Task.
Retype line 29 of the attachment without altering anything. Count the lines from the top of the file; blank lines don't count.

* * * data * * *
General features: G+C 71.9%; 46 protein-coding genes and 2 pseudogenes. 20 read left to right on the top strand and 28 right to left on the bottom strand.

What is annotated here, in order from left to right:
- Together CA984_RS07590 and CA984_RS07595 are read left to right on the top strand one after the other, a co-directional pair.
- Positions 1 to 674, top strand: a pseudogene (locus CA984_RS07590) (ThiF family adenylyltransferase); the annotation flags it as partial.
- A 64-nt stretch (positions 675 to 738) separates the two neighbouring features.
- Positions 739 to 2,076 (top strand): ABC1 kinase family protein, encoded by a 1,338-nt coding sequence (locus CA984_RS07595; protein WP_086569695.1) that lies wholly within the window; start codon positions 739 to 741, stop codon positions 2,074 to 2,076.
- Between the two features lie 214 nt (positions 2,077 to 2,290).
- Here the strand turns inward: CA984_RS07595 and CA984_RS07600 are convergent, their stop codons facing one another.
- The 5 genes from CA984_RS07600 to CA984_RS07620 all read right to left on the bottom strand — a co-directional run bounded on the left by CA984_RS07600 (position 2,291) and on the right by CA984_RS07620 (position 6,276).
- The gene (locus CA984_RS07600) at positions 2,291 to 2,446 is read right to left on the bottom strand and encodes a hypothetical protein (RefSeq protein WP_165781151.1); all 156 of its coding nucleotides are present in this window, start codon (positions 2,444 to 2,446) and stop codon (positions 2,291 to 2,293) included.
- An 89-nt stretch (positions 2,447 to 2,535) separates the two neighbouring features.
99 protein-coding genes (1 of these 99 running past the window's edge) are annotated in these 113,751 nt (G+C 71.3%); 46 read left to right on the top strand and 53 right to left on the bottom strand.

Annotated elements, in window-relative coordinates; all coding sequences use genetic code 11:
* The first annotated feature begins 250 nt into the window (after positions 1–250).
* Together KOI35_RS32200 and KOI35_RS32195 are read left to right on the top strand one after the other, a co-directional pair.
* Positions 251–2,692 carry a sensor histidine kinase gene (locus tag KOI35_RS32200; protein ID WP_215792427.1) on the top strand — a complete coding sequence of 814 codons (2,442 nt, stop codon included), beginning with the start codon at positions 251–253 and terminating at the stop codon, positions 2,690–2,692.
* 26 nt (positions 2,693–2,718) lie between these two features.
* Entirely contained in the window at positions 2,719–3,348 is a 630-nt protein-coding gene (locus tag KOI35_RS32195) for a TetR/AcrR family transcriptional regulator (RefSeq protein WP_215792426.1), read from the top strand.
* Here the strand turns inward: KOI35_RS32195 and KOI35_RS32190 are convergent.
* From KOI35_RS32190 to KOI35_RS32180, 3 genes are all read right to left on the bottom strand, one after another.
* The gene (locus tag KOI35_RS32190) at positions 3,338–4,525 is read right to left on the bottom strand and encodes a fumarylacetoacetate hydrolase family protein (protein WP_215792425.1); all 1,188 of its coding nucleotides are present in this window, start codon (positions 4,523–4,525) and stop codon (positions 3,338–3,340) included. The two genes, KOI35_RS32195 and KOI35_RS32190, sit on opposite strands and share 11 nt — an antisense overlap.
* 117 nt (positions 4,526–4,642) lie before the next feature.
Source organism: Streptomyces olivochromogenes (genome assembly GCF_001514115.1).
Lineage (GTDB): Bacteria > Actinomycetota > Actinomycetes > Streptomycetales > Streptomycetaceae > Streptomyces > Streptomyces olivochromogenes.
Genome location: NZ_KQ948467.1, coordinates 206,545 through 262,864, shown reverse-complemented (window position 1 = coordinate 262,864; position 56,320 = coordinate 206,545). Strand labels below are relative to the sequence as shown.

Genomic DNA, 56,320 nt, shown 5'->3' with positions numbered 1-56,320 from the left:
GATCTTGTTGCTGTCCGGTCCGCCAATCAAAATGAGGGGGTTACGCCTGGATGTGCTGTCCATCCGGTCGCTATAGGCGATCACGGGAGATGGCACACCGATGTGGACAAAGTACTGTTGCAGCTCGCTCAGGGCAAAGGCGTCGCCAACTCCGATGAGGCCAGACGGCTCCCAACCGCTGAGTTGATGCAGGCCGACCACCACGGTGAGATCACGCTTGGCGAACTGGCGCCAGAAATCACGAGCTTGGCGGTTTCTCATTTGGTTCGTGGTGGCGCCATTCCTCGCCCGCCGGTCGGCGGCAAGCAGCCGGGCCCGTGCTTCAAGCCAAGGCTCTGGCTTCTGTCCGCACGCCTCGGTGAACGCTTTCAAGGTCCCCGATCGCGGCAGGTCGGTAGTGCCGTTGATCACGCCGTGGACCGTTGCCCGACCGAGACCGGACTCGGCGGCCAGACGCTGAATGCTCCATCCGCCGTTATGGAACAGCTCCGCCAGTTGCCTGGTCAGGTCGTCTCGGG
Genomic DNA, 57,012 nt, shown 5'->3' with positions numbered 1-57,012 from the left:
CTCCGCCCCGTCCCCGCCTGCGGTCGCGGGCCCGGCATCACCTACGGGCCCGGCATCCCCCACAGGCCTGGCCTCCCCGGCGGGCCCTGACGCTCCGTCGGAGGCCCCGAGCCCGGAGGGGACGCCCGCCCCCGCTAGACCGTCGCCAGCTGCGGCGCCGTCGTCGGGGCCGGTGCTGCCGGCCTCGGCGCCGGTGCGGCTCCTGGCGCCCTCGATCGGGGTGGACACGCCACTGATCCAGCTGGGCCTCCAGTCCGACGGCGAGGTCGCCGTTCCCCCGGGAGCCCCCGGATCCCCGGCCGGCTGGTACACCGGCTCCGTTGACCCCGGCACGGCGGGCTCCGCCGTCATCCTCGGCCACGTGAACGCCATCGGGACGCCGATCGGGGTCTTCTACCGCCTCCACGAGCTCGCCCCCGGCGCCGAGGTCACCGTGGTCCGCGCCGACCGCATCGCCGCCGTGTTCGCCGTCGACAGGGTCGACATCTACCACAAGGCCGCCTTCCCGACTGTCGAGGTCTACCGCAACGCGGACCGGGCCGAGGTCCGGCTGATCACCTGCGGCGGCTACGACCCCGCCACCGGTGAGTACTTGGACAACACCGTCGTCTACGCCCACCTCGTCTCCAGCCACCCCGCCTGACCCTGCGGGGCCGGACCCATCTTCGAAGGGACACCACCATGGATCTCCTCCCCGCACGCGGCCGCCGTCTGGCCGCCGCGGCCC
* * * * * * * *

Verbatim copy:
CTCCGCCCCGTCCCCGCCTGCGGTCGCGGGCCCGGCATCACCTACGGGCCCGGCATCCCCCACAGGCCTGGCCTCCCCGGCGGGCCCTGACGCTCCGTCGGAGGCCCCGAGCCCGGAGGGGACGCCCGCCCCCGCTAGACCGTCGCCAGCTGCGGCGCCGTCGTCGGGGCCGGTGCTGCCGGCCTCGGCGCCGGTGCGGCTCCTGGCGCCCTCGATCGGGGTGGACACGCCACTGATCCAGCTGGGCCTCCAGTCCGACGGCGAGGTCGCCGTTCCCCCGGGAGCCCCCGGATCCCCGGCCGGCTGGTACACCGGCTCCGTTGACCCCGGCACGGCGGGCTCCGCCGTCATCCTCGGCCACGTGAACGCCATCGGGACGCCGATCGGGGTCTTCTACCGCCTCCACGAGCTCGCCCCCGGCGCCGAGGTCACCGTGGTCCGCGCCGACCGCATCGCCGCCGTGTTCGCCGTCGACAGGGTCGACATCTACCACAAGGCCGCCTTCCCGACTGTCGAGGTCTACCGCAACGCGGACCGGGCCGAGGTCCGGCTGATCACCTGCGGCGGCTACGACCCCGCCACCGGTGAGTACTTGGACAACACCGTCGTCTACGCCCACCTCGTCTCCAGCCACCCCGCCTGACCCTGCGGGGCCGGACCCATCTTCGAAGGGACACCACCATGGATCTCCTCCCCGCACGCGGCCGCCGTCTGGCCGCCGCGGCCC